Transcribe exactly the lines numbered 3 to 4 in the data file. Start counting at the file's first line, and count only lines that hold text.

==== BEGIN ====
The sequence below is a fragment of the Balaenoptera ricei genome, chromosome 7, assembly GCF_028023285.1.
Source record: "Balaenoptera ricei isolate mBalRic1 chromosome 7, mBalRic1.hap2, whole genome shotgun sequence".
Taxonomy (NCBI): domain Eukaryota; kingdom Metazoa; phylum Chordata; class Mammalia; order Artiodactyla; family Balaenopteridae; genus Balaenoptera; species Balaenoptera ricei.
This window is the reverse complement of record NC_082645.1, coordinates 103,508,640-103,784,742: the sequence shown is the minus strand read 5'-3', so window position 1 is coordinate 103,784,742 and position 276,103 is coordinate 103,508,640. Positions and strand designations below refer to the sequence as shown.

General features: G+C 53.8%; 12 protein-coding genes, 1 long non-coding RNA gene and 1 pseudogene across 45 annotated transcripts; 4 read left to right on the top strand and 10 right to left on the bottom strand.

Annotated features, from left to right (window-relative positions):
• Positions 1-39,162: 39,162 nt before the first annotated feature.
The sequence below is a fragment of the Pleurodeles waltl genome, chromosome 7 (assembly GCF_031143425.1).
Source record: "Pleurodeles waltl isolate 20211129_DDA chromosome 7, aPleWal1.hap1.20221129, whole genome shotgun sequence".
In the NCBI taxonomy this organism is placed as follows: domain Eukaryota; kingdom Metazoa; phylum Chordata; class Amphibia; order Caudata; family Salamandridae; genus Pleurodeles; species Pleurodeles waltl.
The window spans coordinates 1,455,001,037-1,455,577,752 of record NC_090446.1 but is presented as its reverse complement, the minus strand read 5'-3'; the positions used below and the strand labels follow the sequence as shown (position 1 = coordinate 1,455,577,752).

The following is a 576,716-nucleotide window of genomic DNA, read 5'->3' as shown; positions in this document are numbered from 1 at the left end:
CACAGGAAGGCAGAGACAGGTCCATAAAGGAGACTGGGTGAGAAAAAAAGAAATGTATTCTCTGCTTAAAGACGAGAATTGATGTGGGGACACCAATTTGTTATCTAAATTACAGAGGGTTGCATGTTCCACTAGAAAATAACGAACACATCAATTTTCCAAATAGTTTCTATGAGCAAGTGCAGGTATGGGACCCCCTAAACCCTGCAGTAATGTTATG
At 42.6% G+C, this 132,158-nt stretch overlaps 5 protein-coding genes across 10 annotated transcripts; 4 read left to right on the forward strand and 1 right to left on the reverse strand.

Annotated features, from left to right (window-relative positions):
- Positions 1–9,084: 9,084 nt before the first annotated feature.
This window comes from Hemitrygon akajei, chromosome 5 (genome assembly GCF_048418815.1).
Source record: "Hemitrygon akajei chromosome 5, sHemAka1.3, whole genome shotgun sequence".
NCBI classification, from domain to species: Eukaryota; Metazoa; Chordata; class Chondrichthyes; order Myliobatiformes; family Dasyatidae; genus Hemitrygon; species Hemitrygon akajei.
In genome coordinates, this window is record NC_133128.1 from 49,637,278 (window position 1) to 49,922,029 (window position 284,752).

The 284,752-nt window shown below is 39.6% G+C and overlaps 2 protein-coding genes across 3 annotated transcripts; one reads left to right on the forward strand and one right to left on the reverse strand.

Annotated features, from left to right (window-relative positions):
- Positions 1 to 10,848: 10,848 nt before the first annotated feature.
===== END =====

Taxonomy (NCBI): domain Eukaryota; kingdom Metazoa; phylum Chordata; class Mammalia; order Artiodactyla; family Balaenopteridae; genus Balaenoptera; species Balaenoptera ricei.
This window is the reverse complement of record NC_082645.1, coordinates 103,508,640-103,784,742: the sequence shown is the minus strand read 5'-3', so window position 1 is coordinate 103,784,742 and position 276,103 is coordinate 103,508,640. Positions and strand designations below refer to the sequence as shown.